Land Transfer In The Works
The deal, which is allowed under state law, would reallocate the jurisdiction of a small triangular parcel of the 200 acres that Steelcase Inc. intends to sell to Ashley Capital, shifting it from
Under the agreement, the two cities would share property and income tax revenues, and
Deputy City Manager Eric DeLong called the potential transfer a "powerful example" of two cities coming together to promote economic growth.
Steelcase signed a letter-of-intent to sell the property that borders its headquarters on
Ashley Capital renovated a former General Motors plant of over 1 million square feet in
What Ashley Capital has planned for the Steelcase site isn't clear yet, and the property transaction isn't expected to close until late this year.
"They are working on their conceptual design for the project, which is a mixed-use development," said DeLong.
"We don't know how many jobs or how much investment yet, but it will be a super project," he added.
Hanging over the deal, however, is a tax issue. City Treasurer Al Mooney said last month that Steelcase owes Grand Rapids $127,391 in abated taxes from an exemption the company received five years ago, but which it has failed to follow through on. At the heart of the matter is the Leap chair plant, as equipment purchased for the factory was granted the tax abatement.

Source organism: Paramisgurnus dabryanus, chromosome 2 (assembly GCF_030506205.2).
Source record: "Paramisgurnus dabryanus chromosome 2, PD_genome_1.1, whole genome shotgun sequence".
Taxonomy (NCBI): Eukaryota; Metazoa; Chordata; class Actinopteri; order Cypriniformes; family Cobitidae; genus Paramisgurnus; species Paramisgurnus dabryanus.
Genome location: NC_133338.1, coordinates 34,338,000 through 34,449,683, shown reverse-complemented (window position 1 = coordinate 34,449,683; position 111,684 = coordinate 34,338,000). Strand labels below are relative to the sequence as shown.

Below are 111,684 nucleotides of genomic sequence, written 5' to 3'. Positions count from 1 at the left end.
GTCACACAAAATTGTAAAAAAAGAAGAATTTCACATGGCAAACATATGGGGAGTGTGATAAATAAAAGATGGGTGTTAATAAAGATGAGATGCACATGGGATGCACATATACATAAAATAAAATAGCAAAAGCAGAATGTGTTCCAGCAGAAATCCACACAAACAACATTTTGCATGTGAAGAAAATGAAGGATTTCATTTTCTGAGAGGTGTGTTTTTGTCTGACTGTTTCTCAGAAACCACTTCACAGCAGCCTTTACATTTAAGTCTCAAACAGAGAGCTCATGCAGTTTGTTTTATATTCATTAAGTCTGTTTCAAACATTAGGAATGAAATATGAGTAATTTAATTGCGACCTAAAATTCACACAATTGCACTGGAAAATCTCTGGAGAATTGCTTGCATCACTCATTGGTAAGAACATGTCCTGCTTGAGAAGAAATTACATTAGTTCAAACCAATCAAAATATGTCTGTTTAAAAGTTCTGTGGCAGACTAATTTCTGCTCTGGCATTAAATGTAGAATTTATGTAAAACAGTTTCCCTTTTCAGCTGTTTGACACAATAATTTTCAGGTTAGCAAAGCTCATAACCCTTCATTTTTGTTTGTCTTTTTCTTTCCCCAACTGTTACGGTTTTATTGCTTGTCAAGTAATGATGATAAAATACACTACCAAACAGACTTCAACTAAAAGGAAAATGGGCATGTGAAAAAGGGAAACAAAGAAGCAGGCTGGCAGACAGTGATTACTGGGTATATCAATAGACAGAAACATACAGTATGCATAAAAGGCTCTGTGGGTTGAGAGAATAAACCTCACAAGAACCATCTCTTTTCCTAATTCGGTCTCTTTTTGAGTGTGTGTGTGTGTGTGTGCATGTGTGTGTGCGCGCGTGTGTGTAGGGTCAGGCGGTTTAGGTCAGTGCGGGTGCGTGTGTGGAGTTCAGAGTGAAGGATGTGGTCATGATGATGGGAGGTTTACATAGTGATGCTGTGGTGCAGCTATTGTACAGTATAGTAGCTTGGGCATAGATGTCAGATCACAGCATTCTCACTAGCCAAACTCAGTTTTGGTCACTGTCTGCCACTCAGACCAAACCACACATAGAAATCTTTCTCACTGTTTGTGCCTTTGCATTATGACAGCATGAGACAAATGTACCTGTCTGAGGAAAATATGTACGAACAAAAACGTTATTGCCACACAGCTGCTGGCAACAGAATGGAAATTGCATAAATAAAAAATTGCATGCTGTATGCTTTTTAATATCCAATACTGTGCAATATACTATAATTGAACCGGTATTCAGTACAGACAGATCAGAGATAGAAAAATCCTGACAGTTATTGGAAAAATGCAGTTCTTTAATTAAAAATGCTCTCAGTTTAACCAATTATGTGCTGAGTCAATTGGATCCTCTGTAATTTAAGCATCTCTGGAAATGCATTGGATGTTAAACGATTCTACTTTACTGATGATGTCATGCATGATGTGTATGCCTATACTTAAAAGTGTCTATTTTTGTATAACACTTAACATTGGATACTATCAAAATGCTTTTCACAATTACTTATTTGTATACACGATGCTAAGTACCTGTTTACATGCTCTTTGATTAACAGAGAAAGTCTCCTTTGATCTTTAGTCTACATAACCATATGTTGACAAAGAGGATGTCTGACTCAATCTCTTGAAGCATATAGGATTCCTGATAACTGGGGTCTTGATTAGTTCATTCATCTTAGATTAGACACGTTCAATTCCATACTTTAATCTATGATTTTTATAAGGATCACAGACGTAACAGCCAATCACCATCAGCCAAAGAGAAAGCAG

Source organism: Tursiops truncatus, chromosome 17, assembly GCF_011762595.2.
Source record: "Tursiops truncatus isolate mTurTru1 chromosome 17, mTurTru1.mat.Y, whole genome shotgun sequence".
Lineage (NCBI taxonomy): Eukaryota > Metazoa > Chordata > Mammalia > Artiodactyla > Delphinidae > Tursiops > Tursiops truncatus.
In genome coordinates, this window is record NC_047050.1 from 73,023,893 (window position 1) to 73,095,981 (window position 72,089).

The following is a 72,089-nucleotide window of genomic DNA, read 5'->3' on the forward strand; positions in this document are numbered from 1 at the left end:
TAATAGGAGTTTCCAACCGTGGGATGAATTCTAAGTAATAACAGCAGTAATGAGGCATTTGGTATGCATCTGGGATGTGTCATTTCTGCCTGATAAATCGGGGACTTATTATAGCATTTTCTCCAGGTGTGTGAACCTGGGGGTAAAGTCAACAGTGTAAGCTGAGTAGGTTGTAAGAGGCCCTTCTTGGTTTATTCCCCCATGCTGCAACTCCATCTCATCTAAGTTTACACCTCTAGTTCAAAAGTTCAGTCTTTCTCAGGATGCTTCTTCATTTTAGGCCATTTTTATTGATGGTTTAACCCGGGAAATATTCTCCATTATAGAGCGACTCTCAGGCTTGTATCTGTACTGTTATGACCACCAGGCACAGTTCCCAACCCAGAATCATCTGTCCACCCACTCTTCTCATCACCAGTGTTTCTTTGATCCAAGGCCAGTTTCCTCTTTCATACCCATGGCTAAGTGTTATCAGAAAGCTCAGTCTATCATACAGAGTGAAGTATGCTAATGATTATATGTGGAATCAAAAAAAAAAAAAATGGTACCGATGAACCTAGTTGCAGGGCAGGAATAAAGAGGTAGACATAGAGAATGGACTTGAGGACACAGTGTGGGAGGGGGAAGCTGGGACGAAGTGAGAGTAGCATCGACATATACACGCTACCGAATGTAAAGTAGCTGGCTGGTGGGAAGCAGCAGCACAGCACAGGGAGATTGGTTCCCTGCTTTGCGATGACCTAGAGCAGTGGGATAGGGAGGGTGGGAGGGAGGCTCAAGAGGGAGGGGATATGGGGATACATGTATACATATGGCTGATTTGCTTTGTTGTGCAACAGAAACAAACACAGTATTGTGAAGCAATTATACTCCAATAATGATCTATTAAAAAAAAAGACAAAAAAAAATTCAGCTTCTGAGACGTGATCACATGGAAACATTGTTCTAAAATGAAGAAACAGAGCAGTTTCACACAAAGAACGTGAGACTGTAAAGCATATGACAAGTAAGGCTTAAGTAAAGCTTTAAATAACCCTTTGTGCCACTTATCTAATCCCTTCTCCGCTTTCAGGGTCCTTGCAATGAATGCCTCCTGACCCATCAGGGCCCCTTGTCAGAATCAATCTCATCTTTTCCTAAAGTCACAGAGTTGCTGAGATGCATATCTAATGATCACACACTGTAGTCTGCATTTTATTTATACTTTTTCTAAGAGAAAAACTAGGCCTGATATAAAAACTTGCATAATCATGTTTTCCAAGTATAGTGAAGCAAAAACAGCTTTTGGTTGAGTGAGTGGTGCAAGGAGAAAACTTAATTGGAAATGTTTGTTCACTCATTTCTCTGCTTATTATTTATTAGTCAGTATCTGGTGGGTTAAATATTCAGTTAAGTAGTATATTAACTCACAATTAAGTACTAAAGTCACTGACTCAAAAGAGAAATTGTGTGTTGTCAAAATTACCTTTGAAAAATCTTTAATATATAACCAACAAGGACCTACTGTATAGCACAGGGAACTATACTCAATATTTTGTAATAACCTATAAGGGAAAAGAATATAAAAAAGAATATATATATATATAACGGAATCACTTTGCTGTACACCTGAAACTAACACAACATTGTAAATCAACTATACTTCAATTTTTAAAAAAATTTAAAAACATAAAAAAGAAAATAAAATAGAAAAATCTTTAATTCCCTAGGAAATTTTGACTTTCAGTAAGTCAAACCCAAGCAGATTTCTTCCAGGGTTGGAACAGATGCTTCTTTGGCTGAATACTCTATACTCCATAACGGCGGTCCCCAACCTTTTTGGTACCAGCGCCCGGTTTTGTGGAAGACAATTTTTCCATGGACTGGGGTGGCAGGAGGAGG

The plant is situated on the land Steelcase intends to sell to Ashley Capital, and the firm will move production from the site if the sale is completed. Doing that would violate the exemption certificate Steelcase sought and accepted, and would likely mean that the office furniture maker would be responsible for the taxes it didn't have to pay the past five years.
But city officials haven't decided yet whether they will require Steelcase to repay those taxes. First Ward Commissioner James Jendrasiak, though, is convinced the city should go after those dollars. He said Steelcase can afford to make that payment, especially since the company announced it recorded a net profit of $18 million during the first quarter of this year.
Another city commissioner said the matter should be set aside for another day and kept separate from the proposed land transfer with
"The tax issue is another thing that can come to our table," said 2nd Ward Commissioner Rick Tormala.